When I heard that on the video, I was shocked. I had to listen to it over and over to get it down, but that’s pretty much it. I punctuated the natural pauses in Scott’s voice, but I’m pretty sure I got it word for word. Let’s just take this thing apart, piece by piece, and try to make nonsense of it.

First of all, I just had a e-mail chat with Frank Fields over in the city finance office on this past Thursday. I asked him again, how many refund applications had been received as of that day, and what’s the average refund amount. Scott keeps using that $25 figure, the same figure he and Ann Schwab put in their “argument in favor” of Measure J. From Frank Fields:

“Ms. Sumner:


To date, the City has issued 157 refunds at an average of $50.81.  However, please note that six of those refunds were to business which obviously end up with larger refunds.  Excluding the six businesses, the average refund is $38.50.


Please let me know if you have further questions.



That’s an interesting point Frank makes, but it doesn’t matter. I’m not going to worry about how these people  ran up their phone bills – they may have a business, or they may have family in Germany, I don’t care whether they use their phone for business or pleasure or to save a life.  It doesn’t matter how they run up the bill on which their tax is based, it only matters that 157 cell phone customers have applied for and received an average refund of $50.81, not the $25 Gruendl keeps claiming. In fact, we’re talking “average” here people – those businesses were taken for a lot more than $50 a year. When my family had AT&T, for three phones, our yearly UT was about $87.

And then Gruendl goes completely off the deep end with his walk through the dog park regarding threats to the constitution. The rest of his little peeve is just, well, crazy.  He says a group of citizens working to defeat a tax measure brought forth by government officials is “a threat to the constitution”? Whose constitution is he talking about?

I have a tax rate 150 time that…”  Again, what is he talking about? 150 times…what? $25?

that’s imposed on me by the federal government because of a constitutional interpretation…”  Is he talking about the gay marriage discussion? I thought the feds were going his way the last time I heard. Is he complaining that he is not allowed to write his partner off on his taxes? I have no idea of the law there, but I know “domestic partnership” has been accepted for some time – it’s in the cop contracts, and it’s on the paper work my kids bring home from Butte College. And, he complains that the CTA has never “stood up” for his “tax injustice” – well, Scott, we’ve never been asked. I’m not even sure what your “tax injustice”  is.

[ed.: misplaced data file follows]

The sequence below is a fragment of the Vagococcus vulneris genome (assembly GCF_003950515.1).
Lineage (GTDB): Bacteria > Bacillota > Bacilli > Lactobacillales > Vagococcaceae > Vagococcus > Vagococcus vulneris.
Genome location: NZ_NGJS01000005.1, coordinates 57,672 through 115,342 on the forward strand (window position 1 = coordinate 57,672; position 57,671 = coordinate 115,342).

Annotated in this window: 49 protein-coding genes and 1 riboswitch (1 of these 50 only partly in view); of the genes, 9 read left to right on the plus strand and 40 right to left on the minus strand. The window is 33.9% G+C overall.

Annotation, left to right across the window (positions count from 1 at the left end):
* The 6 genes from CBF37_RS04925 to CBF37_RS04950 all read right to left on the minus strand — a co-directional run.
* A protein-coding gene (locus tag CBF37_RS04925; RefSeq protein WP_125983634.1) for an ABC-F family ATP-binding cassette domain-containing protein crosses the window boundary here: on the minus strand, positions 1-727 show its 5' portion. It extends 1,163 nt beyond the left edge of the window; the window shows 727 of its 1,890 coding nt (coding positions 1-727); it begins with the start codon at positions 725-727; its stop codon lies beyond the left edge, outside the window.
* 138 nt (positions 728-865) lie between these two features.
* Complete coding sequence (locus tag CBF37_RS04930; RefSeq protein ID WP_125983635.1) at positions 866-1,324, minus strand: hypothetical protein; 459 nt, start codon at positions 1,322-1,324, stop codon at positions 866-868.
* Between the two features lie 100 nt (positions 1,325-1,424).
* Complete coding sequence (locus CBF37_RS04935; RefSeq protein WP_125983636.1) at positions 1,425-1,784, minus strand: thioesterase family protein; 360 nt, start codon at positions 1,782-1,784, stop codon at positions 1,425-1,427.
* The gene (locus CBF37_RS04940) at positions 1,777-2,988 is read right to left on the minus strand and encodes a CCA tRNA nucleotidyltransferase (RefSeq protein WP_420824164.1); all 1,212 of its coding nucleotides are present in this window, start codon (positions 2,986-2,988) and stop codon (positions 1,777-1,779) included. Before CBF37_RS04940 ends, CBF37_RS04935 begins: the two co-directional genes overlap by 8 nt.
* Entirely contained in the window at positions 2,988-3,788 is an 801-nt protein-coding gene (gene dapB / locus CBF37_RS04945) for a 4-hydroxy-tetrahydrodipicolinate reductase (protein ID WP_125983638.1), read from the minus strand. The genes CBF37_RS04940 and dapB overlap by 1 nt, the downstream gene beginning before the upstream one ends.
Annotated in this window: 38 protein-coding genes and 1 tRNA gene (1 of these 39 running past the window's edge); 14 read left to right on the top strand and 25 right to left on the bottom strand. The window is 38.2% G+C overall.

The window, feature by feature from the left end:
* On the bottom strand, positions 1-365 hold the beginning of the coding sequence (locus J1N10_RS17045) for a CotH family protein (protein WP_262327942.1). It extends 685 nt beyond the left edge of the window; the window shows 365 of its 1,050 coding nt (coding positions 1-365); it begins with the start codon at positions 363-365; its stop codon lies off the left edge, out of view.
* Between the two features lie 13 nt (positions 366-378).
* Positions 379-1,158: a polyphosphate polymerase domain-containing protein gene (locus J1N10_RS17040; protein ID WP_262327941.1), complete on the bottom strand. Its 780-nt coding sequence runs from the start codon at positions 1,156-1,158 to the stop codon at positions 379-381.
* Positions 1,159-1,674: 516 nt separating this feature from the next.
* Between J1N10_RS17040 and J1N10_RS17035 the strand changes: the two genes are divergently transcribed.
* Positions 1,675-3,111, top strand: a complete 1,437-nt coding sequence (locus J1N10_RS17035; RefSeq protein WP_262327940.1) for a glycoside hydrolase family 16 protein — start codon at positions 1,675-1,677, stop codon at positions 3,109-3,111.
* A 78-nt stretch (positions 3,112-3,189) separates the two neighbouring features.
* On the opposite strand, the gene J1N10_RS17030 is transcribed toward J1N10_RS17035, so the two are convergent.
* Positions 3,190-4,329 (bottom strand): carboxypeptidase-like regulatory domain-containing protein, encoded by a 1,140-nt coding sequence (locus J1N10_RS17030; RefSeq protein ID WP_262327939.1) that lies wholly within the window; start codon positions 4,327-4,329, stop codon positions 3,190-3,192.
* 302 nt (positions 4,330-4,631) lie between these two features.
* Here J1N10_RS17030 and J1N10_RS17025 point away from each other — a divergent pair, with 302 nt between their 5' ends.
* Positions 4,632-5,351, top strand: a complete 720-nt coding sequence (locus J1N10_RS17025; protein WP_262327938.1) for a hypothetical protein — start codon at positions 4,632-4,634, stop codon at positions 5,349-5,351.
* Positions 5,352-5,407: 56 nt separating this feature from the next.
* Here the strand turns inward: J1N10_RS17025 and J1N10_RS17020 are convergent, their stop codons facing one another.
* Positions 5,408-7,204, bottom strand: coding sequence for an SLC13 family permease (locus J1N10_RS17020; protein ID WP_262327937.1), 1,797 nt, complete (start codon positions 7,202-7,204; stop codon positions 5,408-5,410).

Here’s my “tax injustice” – I have to pay a salary and benefits for this ass Gruendl, I buy him a $21,000 a year health insurance policy, for which he pays $156 a year.  My cousins in Glenn County pay him about $103,000 a year and also give him a health benefits and pension package, for which he pays little or nothing. And now, he stands up before the citizens of this town and complains that he pays more taxes than the rest of us? This guy is a piece of work.

Maybe what he really means is, he gets more taxes than the rest of us – the 150 times figure might actually work there!

And then there’s the injustice of being limited to three minutes, even one minute!  to state my concerns and then have to listen to this crap-mouth rattle on at will, without any response from the public.  He’s allowed to say whatever he wants!  I’m not the only one who gets sick of these little diatribes. Here’s Bob Speer, from this past Thursdays News and Review –  – ” But it’s true, as critics often charge, that some council members, including Goloff, don’t always apply standards of brevity to themselves. They should take lessons from Councilmen Mark Sorensen and Sean Morgan, who quickly say their pieces and shut up. It’s a sign of respect, and those of us in the audience appreciate it.

I’ll say further, they don’t stay on topic, they use the podium to abuse members of the public who don’t agree with their agenda,  and they spread misinformation, all of which I’d say about Scott’s little rant.

And here’s the creepiest thing about that meeting Tuesday night: Gruendl and Goloff requested and got a list of the folks who spoke on the Second Amendment resolution request. Why would they need that?